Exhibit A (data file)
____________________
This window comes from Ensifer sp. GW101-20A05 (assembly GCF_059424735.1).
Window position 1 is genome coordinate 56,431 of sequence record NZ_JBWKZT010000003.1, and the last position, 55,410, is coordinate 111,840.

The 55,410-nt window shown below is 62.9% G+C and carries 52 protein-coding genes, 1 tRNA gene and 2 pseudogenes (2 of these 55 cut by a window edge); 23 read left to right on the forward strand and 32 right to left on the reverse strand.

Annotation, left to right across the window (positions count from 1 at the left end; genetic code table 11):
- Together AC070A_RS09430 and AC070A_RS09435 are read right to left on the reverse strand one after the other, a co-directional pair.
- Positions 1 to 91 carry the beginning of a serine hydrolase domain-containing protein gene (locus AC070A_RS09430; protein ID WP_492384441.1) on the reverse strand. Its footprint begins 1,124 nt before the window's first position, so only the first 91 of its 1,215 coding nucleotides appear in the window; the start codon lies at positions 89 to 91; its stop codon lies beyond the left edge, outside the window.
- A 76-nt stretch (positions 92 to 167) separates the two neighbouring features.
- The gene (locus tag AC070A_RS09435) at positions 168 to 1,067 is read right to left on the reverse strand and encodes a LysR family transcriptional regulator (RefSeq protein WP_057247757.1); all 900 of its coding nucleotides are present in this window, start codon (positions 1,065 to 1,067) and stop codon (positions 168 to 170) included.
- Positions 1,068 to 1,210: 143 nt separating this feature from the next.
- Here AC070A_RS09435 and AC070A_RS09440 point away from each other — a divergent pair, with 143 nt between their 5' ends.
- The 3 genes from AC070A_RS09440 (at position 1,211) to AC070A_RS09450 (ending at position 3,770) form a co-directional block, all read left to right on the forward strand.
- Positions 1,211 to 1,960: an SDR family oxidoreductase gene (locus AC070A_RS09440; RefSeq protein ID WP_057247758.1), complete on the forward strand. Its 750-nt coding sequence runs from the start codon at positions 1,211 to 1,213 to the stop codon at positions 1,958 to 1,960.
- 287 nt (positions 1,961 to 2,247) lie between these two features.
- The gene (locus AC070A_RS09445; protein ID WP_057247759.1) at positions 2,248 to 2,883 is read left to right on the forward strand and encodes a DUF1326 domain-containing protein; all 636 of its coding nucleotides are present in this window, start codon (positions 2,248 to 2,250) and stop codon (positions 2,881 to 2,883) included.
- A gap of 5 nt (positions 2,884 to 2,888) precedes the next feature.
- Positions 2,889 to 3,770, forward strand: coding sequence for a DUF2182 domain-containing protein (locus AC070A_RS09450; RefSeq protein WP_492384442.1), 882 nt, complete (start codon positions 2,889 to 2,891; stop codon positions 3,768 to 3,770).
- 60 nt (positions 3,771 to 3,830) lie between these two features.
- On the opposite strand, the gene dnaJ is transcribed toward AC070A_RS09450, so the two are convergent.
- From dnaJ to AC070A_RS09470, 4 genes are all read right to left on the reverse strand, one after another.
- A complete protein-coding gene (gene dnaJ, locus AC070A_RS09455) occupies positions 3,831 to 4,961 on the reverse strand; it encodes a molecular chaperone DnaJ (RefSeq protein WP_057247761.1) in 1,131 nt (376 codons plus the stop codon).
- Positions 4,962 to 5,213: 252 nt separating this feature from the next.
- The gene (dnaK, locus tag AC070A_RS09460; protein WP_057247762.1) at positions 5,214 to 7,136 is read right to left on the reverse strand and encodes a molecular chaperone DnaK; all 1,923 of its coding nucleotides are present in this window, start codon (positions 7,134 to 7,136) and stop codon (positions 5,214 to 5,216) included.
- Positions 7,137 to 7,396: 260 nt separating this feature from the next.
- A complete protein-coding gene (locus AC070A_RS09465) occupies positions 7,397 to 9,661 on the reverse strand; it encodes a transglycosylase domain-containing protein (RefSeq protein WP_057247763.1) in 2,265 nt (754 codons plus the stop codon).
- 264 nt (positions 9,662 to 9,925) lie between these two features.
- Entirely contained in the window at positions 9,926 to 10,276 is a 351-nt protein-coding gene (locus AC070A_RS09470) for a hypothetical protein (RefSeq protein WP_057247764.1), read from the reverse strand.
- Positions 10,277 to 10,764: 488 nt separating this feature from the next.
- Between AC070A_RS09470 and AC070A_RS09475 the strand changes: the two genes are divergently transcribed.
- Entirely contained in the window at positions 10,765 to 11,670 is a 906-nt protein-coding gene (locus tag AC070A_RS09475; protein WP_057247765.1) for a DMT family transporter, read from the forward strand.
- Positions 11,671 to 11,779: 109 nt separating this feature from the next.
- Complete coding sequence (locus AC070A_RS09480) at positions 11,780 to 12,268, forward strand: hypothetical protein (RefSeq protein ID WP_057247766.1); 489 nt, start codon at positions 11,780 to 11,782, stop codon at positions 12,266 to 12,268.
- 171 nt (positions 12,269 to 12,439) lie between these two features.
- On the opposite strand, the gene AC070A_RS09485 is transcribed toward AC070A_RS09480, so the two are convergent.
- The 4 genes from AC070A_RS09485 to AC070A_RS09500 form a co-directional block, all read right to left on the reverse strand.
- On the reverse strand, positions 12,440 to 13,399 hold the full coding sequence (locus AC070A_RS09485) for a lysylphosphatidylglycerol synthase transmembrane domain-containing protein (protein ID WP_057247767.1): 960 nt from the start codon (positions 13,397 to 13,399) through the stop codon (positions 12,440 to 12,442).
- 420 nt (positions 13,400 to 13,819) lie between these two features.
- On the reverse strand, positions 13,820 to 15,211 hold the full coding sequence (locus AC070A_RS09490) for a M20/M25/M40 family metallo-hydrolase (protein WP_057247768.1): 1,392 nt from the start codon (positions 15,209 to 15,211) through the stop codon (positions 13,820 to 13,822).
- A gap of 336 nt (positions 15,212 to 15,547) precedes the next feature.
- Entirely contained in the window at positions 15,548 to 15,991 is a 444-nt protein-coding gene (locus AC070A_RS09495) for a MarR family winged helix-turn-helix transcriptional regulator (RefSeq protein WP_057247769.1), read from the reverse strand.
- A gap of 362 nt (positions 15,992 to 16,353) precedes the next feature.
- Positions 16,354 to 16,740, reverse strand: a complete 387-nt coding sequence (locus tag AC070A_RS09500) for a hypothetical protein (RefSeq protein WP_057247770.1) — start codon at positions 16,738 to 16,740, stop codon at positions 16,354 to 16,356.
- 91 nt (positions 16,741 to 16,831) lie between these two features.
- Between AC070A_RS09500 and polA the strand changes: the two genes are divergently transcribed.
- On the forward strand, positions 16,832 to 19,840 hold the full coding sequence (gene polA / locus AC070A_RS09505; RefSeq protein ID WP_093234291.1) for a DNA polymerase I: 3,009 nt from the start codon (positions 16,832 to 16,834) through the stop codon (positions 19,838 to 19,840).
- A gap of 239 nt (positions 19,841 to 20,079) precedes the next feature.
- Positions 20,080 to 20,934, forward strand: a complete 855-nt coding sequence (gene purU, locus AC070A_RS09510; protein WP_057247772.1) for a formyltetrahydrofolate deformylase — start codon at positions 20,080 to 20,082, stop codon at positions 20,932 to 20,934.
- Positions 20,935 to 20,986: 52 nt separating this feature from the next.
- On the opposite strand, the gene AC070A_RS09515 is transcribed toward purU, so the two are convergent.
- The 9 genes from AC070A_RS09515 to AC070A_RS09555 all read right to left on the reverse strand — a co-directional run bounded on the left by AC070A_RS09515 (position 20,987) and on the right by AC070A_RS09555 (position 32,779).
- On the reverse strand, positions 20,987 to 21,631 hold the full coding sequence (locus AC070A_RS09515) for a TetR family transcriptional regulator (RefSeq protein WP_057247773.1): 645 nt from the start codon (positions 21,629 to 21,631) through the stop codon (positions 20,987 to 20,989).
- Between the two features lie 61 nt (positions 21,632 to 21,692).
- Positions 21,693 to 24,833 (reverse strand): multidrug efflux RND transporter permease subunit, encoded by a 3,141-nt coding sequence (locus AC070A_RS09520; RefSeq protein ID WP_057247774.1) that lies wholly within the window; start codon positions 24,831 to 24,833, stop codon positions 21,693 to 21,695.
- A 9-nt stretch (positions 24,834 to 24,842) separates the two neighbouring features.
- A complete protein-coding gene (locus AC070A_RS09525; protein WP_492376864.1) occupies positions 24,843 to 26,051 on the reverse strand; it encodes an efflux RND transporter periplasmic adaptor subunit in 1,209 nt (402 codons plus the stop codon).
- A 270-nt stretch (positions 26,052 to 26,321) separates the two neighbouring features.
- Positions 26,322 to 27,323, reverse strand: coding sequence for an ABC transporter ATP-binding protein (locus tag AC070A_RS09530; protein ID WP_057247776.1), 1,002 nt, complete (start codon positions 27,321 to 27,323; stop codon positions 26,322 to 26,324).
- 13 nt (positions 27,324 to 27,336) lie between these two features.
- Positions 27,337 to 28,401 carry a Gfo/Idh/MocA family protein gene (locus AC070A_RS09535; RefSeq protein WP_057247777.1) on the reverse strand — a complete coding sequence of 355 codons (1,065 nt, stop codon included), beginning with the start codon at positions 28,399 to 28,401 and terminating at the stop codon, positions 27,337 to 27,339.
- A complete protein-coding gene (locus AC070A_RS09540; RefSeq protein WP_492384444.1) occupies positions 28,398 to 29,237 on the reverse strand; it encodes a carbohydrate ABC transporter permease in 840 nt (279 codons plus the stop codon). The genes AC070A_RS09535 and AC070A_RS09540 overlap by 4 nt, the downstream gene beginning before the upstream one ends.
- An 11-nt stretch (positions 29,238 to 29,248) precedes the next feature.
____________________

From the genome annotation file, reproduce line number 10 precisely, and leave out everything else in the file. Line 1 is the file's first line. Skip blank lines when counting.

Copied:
- Here AC070A_RS09435 and AC070A_RS09440 point away from each other — a divergent pair, with 143 nt between their 5' ends.